We will make some observations and do some experiments first. At the end we can summarize the understanding and it will become a definition/explanation.

Let us say we have a dice and the sample space ( or a set of all the possibilities) for a roll is {1, 2, 3, 4, 5, 6}.

Let us pick a random number from this set, or if you have a dice, roll it. Let us say I rolled it and got a number say 6. Let us roll it a 100 times. Since it is difficult to roll it that many times, we will use computer to do it.

Let us create a digital dice first.

Input Code: Table[n, {n, 1, 6}]

Output: {1, 2, 3, 4, 5, 6}

From this digital dice, we will pick a random sample of 100 (this is similar to rolling a dice 100 times and noting the outcomes)

Input Code: Table[RandomChoice[a], {n, 1, 100}]

Output: {4, 2, 1, 1, 5, 6, 2, 3, 1, 2, 5, 2, 2, 2, 4, 3, 1, 1, 5, 2, 2, 3, 1, 5, 4, 1, 3, 4, 1, 1, 3, 5, 4, 2, 5, 1, 2, 6, 1, 5, 6, 4, 6, 6, 6, 4, 1, 4, 4, 4, 4, 4, 2, 2, 1, 6, 4, 6, 4, 5, 5, 4, 6, 2, 4, 5, 2, 3, 5, 3, 5, 5, 2, 1, 2, 6, 6, 6, 5, 6, 3, 3, 3, 6, 3, 6, 5, 4, 6, 1, 1, 5, 5, 6, 1, 6, 2, 4, 3, 1}

The mean of all those values is 3.53

Let us call this one set of calculations.

Let us make hundred sets of these calculations.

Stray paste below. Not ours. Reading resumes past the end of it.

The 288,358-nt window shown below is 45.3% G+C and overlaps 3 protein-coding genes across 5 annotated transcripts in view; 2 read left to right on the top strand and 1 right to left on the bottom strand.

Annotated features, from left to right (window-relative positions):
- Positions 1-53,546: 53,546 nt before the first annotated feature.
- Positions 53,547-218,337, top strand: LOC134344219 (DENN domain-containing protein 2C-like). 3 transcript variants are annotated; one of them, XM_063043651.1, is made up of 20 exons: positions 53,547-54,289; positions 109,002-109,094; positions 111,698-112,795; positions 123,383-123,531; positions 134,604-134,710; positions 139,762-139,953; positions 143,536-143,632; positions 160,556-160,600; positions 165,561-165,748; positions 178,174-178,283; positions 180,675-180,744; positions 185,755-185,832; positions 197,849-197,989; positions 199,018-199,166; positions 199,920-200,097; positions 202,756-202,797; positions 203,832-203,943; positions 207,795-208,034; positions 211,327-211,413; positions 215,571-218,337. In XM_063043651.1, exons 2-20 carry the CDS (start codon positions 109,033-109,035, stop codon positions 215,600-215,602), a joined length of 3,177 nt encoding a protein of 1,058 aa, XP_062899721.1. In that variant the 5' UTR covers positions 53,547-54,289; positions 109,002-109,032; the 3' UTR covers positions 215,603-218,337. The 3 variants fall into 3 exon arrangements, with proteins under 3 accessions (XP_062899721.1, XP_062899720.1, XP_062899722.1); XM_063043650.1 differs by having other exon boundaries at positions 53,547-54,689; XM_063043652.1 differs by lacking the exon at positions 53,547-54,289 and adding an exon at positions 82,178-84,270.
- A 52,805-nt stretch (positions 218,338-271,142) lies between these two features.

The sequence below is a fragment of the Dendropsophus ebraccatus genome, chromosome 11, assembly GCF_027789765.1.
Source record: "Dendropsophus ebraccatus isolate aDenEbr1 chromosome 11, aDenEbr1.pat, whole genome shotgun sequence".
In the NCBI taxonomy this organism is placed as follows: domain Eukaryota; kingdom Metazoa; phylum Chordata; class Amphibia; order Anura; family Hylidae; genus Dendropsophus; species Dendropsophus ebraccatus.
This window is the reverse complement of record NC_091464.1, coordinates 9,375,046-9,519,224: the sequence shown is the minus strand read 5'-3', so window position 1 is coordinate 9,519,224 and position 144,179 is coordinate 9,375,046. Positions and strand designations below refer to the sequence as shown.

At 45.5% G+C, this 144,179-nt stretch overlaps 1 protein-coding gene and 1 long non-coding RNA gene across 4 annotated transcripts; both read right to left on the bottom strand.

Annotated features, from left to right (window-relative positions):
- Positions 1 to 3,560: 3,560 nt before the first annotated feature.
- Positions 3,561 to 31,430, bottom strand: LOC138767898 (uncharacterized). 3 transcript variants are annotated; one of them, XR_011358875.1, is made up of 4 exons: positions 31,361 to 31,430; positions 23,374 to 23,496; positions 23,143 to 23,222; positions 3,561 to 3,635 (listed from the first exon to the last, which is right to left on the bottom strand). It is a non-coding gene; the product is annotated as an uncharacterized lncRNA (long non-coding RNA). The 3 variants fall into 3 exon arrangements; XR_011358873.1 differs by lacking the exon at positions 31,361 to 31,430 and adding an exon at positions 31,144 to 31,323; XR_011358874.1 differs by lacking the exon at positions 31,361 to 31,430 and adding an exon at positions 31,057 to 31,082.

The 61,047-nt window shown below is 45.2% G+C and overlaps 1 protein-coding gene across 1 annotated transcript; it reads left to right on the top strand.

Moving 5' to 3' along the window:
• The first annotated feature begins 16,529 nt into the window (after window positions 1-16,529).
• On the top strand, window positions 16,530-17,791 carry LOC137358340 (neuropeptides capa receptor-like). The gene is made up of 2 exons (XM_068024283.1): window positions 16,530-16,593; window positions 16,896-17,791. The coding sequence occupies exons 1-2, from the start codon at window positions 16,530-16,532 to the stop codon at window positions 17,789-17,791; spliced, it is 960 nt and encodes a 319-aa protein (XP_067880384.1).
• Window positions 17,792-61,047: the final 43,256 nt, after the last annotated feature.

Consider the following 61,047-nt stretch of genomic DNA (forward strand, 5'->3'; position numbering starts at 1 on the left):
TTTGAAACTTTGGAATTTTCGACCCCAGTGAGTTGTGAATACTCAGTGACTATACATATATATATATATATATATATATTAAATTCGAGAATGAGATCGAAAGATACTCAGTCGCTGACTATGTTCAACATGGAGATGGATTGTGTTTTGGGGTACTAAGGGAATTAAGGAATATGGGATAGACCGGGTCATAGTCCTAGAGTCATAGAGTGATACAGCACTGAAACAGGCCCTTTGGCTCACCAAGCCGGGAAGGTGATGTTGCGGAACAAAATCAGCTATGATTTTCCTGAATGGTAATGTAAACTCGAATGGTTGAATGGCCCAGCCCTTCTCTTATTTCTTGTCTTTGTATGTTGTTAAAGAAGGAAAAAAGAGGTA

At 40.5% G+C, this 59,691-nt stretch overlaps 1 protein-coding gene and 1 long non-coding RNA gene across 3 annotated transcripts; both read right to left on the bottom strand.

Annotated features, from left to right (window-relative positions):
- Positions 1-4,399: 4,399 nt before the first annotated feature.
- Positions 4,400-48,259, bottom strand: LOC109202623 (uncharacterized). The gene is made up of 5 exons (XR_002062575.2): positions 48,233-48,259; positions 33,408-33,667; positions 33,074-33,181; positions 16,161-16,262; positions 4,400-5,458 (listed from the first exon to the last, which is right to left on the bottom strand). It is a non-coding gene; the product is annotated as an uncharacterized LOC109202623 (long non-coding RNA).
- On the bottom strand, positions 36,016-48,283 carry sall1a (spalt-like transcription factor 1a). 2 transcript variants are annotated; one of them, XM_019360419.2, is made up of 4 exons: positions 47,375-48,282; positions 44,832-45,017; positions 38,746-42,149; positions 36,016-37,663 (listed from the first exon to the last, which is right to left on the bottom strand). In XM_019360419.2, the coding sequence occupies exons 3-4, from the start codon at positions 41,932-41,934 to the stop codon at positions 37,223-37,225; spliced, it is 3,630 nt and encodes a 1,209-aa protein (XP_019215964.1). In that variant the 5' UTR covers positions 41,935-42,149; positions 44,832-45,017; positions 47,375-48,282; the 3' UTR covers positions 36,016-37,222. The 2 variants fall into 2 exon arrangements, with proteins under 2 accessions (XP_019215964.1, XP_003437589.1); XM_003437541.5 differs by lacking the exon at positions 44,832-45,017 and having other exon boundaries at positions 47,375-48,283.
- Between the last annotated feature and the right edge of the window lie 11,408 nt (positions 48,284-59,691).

Input Code: Table[Mean[Table[RandomChoice[a], {n, 1, 100}]], {n, 1, 100}]

Output: {3.57, 3.12, 3.61, 3.4, 3.63, 3.67, 3.69, 3.38, 3.26, 3.56, 3.63, 3.36, 3.51, 3.52, 3.43, 3.29, 3.38, 3.84, 3.27, 3.57, 3.55, 3.11, 3.35, 3.42, 3.48, 3.45, 3.33, 3.5, 3.38, 3.56, 3.57, 3.64, 3.63, 3.46, 3.69, 3.48, 3.44, 3.41, 3.54, 2.98, 3.56, 3.29, 3.53, 3.5, 3.64, 3.6, 3.3, 3.65, 3.39, 3.55, 3.38, 3.87, 3.61, 3.44, 3.57, 3.58, 3.03, 3.53, 3.28, 3.4, 3.35, 3.31, 3.71, 3.24, 3.06, 3.66, 3.29, 3.5, 3.41, 3.56, 3.51, 3.75, 3.47, 3.39, 3.52, 3.43, 3.59, 3.9, 3.26, 3.77, 3.72, 3.56, 3.56, 3.84, 3.5, 3.31, 3.59, 3.63, 3.31, 3.33, 3.64, 3.4, 3.57, 3.24, 3.44, 3.4, 3.59, 3.63, 3.5, 3.47}

If we look at the distribution of this set using a histogram

What do you see? Ans: We see that not all of them occur with the same frequency. Let us try for higher number of trials. (Or higher number of averages)

*Distribution of 100 Averages*

*Distribution of 1000 Averages*

*Distribution of 5000 Averages*

*Distribution of 10000 Averages*

*Distribution of 50000 Averages*

*Distribution of 100000 Averages*

*Distribution of 500000 Averages*

*Distribution of 1000000 Averages (A Million!)*

*What have we seen from this ?*

As the number of experiments are increasing, or in this case the number of averages are increasing, the distribution of the means is becoming more and more normal. There is a surprise for you.

What was the set we started the experiment with? It was *{1, 2, 3, 4, 5, 6}* and the mean of all the elements in the list is 3.5

Look at the last diagram now. Where is the maximum value of the distribution located? 3.5

You see that we didn’t know much about the data we just had the knowledge about the random samples that were extracted from it but we were able to get a good estimate of the mean of the set by looking at the distribution of the sample means. This is in-fact what central limit theorem is.

The code used is

n = 100;

Histogram[Table[Mean[Table[RandomChoice[a], {n, 1, 100}]], {n, 1, n}], 50, ChartStyle -> Hue[0.58], ChartBaseStyle -> {Opacity[0.2], EdgeForm[{Black}]}]

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